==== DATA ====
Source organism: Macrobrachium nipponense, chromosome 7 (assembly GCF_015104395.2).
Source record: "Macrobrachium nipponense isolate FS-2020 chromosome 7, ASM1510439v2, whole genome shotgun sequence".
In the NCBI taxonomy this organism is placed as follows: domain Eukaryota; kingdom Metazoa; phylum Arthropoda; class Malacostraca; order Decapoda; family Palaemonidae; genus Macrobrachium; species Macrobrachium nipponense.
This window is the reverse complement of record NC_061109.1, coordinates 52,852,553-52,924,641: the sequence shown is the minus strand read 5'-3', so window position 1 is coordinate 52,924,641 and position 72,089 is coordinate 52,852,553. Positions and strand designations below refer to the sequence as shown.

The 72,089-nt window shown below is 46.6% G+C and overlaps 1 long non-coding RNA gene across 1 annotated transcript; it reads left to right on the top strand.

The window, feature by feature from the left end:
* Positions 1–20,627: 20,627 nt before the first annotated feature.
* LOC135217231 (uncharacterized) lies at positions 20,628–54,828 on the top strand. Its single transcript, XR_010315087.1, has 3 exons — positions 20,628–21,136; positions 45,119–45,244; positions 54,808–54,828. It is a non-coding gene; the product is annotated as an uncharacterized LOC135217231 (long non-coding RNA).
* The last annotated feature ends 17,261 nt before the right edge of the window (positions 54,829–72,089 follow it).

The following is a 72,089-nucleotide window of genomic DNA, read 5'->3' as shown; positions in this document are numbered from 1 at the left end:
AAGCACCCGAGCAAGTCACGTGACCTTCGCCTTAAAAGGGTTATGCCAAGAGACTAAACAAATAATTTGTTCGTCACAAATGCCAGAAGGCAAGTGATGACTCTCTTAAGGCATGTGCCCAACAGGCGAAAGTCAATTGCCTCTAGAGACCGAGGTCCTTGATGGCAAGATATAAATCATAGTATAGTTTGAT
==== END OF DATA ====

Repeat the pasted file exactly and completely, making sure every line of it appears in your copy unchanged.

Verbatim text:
Source organism: Macrobrachium nipponense, chromosome 7 (assembly GCF_015104395.2).
Source record: "Macrobrachium nipponense isolate FS-2020 chromosome 7, ASM1510439v2, whole genome shotgun sequence".
In the NCBI taxonomy this organism is placed as follows: domain Eukaryota; kingdom Metazoa; phylum Arthropoda; class Malacostraca; order Decapoda; family Palaemonidae; genus Macrobrachium; species Macrobrachium nipponense.
This window is the reverse complement of record NC_061109.1, coordinates 52,852,553-52,924,641: the sequence shown is the minus strand read 5'-3', so window position 1 is coordinate 52,924,641 and position 72,089 is coordinate 52,852,553. Positions and strand designations below refer to the sequence as shown.

The 72,089-nt window shown below is 46.6% G+C and overlaps 1 long non-coding RNA gene across 1 annotated transcript; it reads left to right on the top strand.

The window, feature by feature from the left end:
* Positions 1–20,627: 20,627 nt before the first annotated feature.
* LOC135217231 (uncharacterized) lies at positions 20,628–54,828 on the top strand. Its single transcript, XR_010315087.1, has 3 exons — positions 20,628–21,136; positions 45,119–45,244; positions 54,808–54,828. It is a non-coding gene; the product is annotated as an uncharacterized LOC135217231 (long non-coding RNA).
* The last annotated feature ends 17,261 nt before the right edge of the window (positions 54,829–72,089 follow it).

The following is a 72,089-nucleotide window of genomic DNA, read 5'->3' as shown; positions in this document are numbered from 1 at the left end:
AAGCACCCGAGCAAGTCACGTGACCTTCGCCTTAAAAGGGTTATGCCAAGAGACTAAACAAATAATTTGTTCGTCACAAATGCCAGAAGGCAAGTGATGACTCTCTTAAGGCATGTGCCCAACAGGCGAAAGTCAATTGCCTCTAGAGACCGAGGTCCTTGATGGCAAGATATAAATCATAGTATAGTTTGAT